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Commentaries and editorials

Natural Salmon Recovery

by Ronald M. Harriman
Lewiston Tribune, October 13, 2019

In retrospect, the number of returning adult salmon was relatively level from 1938 through 1990.  The precipitous loss of returning chinook entering the Snake River (Figure 20) accounts for a major share of the decline that has occurred in total return to the Columbia -- Artificial Production Review, NW Power & Conservation Council To the editor,

Before Sacagawea led the Corps of Discovery over the Continental Divide to her Lemhi Tribe, the rivers ran free. Salmon were plentiful. No cities, highways, farms, ranches, or commerce, just unproductive sagebrush steppes, forests and nothing along the river as the spring runoff flooded and washed everything away.

Not the case today, right!

Today all of the above exist, but the rivers are now controlled (to reduce flooding) and the salmon have all but disappeared.

A lot of the salmon loss can be attributed to dams, but as of 2016 even the free flowing rivers on the West Coast of North America are being closed to salmon fishing due to the lack of salmon.

The organizations making money off salmon recovery -- tribes, conservation groups, etc. -- have not solved the problem with over $1 billion per year.

There is a natural solution to allow salmon to access to all of their historic ranges: Recreate the rivers through and around the dams by building a canal-like structure with continuous water flow and removable gill nets at reentry to the river for predatory fish that eat the smolts.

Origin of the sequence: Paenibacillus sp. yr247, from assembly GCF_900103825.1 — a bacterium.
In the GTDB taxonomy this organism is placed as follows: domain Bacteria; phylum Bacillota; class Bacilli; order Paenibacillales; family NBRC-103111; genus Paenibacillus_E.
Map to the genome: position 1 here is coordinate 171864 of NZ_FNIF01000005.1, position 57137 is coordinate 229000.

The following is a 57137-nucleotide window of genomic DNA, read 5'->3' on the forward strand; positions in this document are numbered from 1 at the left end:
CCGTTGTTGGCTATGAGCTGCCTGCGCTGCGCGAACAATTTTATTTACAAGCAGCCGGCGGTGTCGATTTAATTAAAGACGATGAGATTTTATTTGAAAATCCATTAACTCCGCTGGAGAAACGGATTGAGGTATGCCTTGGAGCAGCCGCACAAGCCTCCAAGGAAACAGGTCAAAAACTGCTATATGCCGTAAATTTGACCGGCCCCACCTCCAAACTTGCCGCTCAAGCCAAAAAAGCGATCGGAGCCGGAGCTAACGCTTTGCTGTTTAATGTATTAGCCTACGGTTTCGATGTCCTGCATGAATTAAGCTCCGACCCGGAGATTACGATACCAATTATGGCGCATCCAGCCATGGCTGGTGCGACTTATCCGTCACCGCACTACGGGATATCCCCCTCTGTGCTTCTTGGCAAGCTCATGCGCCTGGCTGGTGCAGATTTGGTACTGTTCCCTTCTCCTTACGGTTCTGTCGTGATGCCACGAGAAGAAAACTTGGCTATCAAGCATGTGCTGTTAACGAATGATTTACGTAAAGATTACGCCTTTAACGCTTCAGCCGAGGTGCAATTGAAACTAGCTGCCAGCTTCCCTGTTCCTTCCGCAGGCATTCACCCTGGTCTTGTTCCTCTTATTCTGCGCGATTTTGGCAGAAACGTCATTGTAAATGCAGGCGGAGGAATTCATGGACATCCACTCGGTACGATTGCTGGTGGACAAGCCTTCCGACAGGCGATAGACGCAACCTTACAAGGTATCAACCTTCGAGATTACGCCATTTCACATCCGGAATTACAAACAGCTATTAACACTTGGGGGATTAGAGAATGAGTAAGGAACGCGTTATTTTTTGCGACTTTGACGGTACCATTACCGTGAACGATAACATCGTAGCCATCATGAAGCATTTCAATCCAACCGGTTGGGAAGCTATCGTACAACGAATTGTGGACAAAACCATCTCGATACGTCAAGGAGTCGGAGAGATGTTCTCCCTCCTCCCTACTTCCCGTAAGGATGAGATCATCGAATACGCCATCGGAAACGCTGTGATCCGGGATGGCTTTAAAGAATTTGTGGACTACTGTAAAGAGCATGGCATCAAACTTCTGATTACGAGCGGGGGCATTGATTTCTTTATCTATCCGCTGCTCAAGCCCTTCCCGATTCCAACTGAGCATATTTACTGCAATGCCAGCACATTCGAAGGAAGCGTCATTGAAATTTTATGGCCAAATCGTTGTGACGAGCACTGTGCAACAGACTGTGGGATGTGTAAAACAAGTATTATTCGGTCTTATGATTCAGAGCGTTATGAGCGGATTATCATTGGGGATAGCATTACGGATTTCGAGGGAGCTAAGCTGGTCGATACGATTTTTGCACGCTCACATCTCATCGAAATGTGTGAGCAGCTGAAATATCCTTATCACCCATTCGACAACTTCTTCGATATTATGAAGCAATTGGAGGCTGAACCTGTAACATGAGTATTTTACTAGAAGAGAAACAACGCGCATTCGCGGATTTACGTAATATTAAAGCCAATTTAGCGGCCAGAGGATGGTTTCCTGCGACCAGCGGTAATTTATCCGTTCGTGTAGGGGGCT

This could be accomplished on the four lower dams for one year of the present remediation and the same flow of water needed could be utilized to circumvent every dam on the Columbia and Snake, ending the blockage. The allocation Idaho alone is required to spill for salmon recovery would be enough water for the entire Columbia watershed.

Of course, it will end the near $1 billion yearly largess for these organizations, and it won’t return the historical runs, as that problem is in the ocean.

It will, however, protect the livelihoods of all in agriculture, barging, recreation and sport fishing, and provide flood prevention.

Related Pages:
Build the Fish Their Own River, One Man Says by N.S. Nokkentved, Times-News - August 16, 1999

Ronald M. Harriman, Nampa, Idaho
Natural Salmon Recovery
Lewiston Tribune, October 13, 2019

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